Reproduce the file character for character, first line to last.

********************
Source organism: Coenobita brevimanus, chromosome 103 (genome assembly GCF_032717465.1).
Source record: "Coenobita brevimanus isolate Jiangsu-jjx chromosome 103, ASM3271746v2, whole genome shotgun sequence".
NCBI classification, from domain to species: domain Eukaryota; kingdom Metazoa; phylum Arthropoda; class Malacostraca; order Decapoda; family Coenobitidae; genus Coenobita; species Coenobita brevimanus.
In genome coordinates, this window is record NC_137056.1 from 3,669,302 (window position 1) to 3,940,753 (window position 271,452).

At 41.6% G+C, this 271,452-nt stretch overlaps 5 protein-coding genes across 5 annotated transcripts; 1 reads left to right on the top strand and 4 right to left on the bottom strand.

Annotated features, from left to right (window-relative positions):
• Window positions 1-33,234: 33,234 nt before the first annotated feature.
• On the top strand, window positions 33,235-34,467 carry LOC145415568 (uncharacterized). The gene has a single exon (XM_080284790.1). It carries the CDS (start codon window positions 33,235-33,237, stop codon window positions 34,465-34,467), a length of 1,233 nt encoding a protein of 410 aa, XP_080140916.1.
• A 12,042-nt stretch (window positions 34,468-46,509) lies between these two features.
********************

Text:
Source organism: Coenobita brevimanus, chromosome 103 (genome assembly GCF_032717465.1).
Source record: "Coenobita brevimanus isolate Jiangsu-jjx chromosome 103, ASM3271746v2, whole genome shotgun sequence".
NCBI classification, from domain to species: domain Eukaryota; kingdom Metazoa; phylum Arthropoda; class Malacostraca; order Decapoda; family Coenobitidae; genus Coenobita; species Coenobita brevimanus.
In genome coordinates, this window is record NC_137056.1 from 3,669,302 (window position 1) to 3,940,753 (window position 271,452).

At 41.6% G+C, this 271,452-nt stretch overlaps 5 protein-coding genes across 5 annotated transcripts; 1 reads left to right on the top strand and 4 right to left on the bottom strand.

Annotated features, from left to right (window-relative positions):
• Window positions 1-33,234: 33,234 nt before the first annotated feature.
• On the top strand, window positions 33,235-34,467 carry LOC145415568 (uncharacterized). The gene has a single exon (XM_080284790.1). It carries the CDS (start codon window positions 33,235-33,237, stop codon window positions 34,465-34,467), a length of 1,233 nt encoding a protein of 410 aa, XP_080140916.1.
• A 12,042-nt stretch (window positions 34,468-46,509) lies between these two features.